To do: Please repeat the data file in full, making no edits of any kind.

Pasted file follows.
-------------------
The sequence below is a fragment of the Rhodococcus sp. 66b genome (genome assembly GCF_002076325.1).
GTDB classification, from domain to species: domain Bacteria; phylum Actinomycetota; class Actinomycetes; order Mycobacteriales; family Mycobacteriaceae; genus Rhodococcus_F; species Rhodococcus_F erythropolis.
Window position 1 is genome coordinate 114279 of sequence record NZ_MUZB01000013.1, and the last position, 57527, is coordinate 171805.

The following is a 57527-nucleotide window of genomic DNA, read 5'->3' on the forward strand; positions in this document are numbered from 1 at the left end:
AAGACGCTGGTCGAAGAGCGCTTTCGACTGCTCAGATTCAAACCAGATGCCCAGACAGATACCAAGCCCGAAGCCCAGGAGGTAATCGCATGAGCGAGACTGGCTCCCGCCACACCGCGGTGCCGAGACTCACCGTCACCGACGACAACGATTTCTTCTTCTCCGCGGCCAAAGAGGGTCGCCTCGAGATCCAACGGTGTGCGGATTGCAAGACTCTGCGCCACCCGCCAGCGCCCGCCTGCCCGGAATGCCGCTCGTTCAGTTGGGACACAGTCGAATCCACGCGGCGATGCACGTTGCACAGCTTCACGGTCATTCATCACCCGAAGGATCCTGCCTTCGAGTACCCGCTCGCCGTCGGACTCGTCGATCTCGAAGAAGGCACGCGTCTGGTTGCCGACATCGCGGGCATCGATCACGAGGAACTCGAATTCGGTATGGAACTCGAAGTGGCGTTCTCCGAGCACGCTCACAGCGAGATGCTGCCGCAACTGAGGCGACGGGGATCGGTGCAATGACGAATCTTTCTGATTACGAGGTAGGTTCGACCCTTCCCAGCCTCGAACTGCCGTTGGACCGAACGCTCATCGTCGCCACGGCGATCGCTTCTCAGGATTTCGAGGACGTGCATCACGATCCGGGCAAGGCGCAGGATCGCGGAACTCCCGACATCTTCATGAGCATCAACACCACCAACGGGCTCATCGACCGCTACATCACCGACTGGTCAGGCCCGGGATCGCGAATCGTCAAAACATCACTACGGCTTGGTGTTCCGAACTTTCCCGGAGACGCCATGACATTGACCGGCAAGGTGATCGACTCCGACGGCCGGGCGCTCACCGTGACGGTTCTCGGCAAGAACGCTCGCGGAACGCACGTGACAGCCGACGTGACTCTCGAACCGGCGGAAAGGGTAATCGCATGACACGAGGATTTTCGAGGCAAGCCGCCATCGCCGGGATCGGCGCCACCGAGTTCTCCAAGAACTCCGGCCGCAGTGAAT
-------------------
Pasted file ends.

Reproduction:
The sequence below is a fragment of the Rhodococcus sp. 66b genome (genome assembly GCF_002076325.1).
GTDB classification, from domain to species: domain Bacteria; phylum Actinomycetota; class Actinomycetes; order Mycobacteriales; family Mycobacteriaceae; genus Rhodococcus_F; species Rhodococcus_F erythropolis.
Window position 1 is genome coordinate 114279 of sequence record NZ_MUZB01000013.1, and the last position, 57527, is coordinate 171805.

The following is a 57527-nucleotide window of genomic DNA, read 5'->3' on the forward strand; positions in this document are numbered from 1 at the left end:
AAGACGCTGGTCGAAGAGCGCTTTCGACTGCTCAGATTCAAACCAGATGCCCAGACAGATACCAAGCCCGAAGCCCAGGAGGTAATCGCATGAGCGAGACTGGCTCCCGCCACACCGCGGTGCCGAGACTCACCGTCACCGACGACAACGATTTCTTCTTCTCCGCGGCCAAAGAGGGTCGCCTCGAGATCCAACGGTGTGCGGATTGCAAGACTCTGCGCCACCCGCCAGCGCCCGCCTGCCCGGAATGCCGCTCGTTCAGTTGGGACACAGTCGAATCCACGCGGCGATGCACGTTGCACAGCTTCACGGTCATTCATCACCCGAAGGATCCTGCCTTCGAGTACCCGCTCGCCGTCGGACTCGTCGATCTCGAAGAAGGCACGCGTCTGGTTGCCGACATCGCGGGCATCGATCACGAGGAACTCGAATTCGGTATGGAACTCGAAGTGGCGTTCTCCGAGCACGCTCACAGCGAGATGCTGCCGCAACTGAGGCGACGGGGATCGGTGCAATGACGAATCTTTCTGATTACGAGGTAGGTTCGACCCTTCCCAGCCTCGAACTGCCGTTGGACCGAACGCTCATCGTCGCCACGGCGATCGCTTCTCAGGATTTCGAGGACGTGCATCACGATCCGGGCAAGGCGCAGGATCGCGGAACTCCCGACATCTTCATGAGCATCAACACCACCAACGGGCTCATCGACCGCTACATCACCGACTGGTCAGGCCCGGGATCGCGAATCGTCAAAACATCACTACGGCTTGGTGTTCCGAACTTTCCCGGAGACGCCATGACATTGACCGGCAAGGTGATCGACTCCGACGGCCGGGCGCTCACCGTGACGGTTCTCGGCAAGAACGCTCGCGGAACGCACGTGACAGCCGACGTGACTCTCGAACCGGCGGAAAGGGTAATCGCATGACACGAGGATTTTCGAGGCAAGCCGCCATCGCCGGGATCGGCGCCACCGAGTTCTCCAAGAACTCCGGCCGCAGTGAAT